only 2.1% were current smokers, and just 4.8% of the population had been smokers in the past. Considering data from the Portuguese National Institute of Statistics about Mira’s population in 2009, our sample was found to be representative of the original population in the categories of age and sex, except in the older age categories. In fact, in the group aged ≥85 years, as regards both men and women, our sample had fewer subjects than the main population (p < 0.001 for both). We also included fewer women between 65 and 74 years of age than present in the original population (p = 0.041); 99.7% of the population was Caucasian. Prevalence of AMD The crude prevalence of the different stages of AMD is shown in table 3. Most participants (83.8%, n = 2,493) had no or minimal morphological changes in either eye (grade 0), 15.53% (n = 462) had some sign of early AMD (grade 1–3), and 0.67% (n = 20) had some sign of late AMD (grade 4). The demographic characteristics of the study population according to the presence or absence of early or late AMD are shown in table 4. Patients with early or late AMD were significantly older than those without AMD (p < 0.001). There was a higher percentage of women with early or late AMD than men, but this difference was not statistically significant (p = 0.241). Considering smoking, there were no significant differences between the prevalence of early or late AMD among nonsmokers and current or ex-smokers; moreover, all the participants with late AMD were nonsmokers (p = 0.466).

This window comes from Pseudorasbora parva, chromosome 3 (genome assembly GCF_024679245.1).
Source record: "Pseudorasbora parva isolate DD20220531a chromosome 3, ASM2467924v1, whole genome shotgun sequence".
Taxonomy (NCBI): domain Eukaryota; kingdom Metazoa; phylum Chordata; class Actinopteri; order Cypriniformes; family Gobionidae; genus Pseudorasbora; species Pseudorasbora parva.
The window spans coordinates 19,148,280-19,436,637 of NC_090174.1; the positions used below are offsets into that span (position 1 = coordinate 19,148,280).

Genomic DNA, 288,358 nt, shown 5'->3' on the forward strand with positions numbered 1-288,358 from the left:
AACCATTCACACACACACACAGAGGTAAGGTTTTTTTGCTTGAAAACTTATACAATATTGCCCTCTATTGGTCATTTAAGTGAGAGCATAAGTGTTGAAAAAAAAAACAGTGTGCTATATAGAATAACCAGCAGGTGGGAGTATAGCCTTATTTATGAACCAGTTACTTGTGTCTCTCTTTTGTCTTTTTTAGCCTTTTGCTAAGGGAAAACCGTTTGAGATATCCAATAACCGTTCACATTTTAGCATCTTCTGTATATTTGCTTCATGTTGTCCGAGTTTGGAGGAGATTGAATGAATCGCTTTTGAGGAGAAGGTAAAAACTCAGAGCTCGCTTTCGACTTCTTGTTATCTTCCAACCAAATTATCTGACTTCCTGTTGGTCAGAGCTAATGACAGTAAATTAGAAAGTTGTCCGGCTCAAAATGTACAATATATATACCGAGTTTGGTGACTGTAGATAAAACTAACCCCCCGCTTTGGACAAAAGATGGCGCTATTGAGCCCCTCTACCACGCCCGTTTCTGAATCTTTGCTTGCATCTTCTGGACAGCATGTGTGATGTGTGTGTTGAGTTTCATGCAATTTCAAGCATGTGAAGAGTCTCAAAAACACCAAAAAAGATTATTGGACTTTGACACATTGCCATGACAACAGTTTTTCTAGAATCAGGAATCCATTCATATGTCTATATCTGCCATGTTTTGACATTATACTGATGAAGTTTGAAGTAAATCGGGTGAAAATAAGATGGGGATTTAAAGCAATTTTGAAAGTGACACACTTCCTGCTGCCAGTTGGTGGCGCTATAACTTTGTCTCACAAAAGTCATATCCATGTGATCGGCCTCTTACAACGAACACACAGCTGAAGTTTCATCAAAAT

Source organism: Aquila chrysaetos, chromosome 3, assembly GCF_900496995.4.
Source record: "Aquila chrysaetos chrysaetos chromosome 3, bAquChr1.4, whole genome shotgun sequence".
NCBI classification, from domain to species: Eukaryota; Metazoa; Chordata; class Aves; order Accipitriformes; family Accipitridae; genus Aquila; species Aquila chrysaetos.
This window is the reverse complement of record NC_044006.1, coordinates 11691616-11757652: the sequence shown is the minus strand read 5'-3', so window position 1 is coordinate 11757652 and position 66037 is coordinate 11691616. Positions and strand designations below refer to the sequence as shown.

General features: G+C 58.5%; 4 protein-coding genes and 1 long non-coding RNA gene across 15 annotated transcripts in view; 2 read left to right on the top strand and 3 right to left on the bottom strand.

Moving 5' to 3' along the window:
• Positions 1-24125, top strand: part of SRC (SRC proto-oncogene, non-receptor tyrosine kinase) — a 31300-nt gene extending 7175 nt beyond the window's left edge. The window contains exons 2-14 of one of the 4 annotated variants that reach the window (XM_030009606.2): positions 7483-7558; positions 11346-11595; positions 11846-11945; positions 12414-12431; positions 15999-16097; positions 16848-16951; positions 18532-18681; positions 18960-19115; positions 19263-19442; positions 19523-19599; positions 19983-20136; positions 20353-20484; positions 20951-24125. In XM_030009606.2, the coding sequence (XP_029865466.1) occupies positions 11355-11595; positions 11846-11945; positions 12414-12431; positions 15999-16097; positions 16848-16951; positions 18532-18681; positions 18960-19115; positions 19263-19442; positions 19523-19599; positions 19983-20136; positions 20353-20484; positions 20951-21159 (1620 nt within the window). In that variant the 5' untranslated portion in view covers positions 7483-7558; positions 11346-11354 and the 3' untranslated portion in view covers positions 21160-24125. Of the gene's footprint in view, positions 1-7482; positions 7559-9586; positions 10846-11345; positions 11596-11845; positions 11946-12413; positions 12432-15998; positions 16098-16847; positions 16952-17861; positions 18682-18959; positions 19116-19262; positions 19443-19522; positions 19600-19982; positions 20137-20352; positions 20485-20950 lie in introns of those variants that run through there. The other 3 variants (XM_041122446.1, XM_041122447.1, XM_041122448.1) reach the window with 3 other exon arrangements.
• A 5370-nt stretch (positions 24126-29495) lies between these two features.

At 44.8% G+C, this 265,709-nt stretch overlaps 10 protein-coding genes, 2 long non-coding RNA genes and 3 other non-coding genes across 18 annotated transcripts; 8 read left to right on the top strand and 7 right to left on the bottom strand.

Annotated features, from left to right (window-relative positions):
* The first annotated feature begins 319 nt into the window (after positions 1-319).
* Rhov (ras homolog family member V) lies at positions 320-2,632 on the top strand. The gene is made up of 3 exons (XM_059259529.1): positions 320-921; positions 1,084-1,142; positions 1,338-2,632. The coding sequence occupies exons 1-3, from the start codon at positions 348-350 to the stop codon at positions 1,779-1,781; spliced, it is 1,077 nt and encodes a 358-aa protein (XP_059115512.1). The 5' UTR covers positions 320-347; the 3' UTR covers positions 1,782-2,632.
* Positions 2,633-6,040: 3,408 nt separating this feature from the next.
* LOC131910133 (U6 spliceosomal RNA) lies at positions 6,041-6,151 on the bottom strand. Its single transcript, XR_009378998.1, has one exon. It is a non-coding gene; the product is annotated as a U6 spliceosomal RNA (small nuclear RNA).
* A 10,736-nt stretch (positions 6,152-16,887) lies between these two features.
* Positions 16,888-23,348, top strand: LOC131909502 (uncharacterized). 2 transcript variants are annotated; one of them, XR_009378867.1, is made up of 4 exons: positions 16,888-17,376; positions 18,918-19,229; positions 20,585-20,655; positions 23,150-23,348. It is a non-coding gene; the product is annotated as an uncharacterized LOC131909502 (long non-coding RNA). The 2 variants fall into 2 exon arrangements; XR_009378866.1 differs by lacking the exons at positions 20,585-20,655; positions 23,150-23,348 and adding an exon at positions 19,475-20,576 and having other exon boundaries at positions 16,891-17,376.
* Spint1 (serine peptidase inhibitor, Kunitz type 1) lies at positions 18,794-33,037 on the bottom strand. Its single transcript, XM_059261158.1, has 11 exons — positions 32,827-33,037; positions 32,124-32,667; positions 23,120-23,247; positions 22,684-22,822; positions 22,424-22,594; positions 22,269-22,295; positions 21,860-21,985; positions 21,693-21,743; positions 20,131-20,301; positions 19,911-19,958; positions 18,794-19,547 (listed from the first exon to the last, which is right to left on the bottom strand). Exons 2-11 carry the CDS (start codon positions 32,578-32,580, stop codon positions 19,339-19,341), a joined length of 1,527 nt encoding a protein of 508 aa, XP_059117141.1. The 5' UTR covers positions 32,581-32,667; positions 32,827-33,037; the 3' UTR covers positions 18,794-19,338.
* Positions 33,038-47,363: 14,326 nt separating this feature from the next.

generally increased with age, but it was more frequent in the group of patients aged 75–84 years than in that of those aged ≥85 years, both in men and women. Concerning late AMD, prevalence increased always with age and was higher in the group of patients aged ≥85 years. Regarding gender, the global prevalence of early AMD was 14.25% in men and 16.51% in women. Indeed, this higher prevalence in women was observed in almost all age categories except for the oldest group. The same was not true for late disease; higher prevalence depending on gender was variable according to the age categories. Soft drusen were common in both genders and across all age groups (10.49–21.96%) and were present in 15.6% of the cases. Large soft drusen (≥125 μm) were found to increase with age, both in men and women, from 3.48% in women and 6.03% in men in those aged 55–64 years to 11.38 and 12.10%, respectively, in those aged 75–84 years. Hyperpigmentation and hypopigmentation were found in 1.2 and 0.4% of the cases, respectively. Men had a significantly higher prevalence of pigmentary changes than women (2.17 vs. 0.95%; p = 0.006). Except for hypopigmentation abnormalities, the prevalence of distinct and indistinct soft drusen, hyperpigmentation, or early AMD was strongly age related in both women and men (p < 0.05). The total prevalence of NV-AMD in this population, across all age groups, was 0.44%. This prevalence increased with age in both women and men. However, the highest prevalence in men was observed in subjects aged ≥85 years (1.75%) and in women in the 75- to 84-year age group (1.59%). Overall, there was a higher prevalence of NV-AMD in women than in men, but this difference was not statistically significant (p = 0.357). In the ≥85-year age group, a slightly higher proportion of participants with NV-AMD were men (1.75% compared with 1.20% of women). GA was uncommon in this population overall, affecting only 0.27% of the study participants. The age group analysis suggests that GA was more frequent in men than in women; this difference did not reach statistical significance (p = 0.071).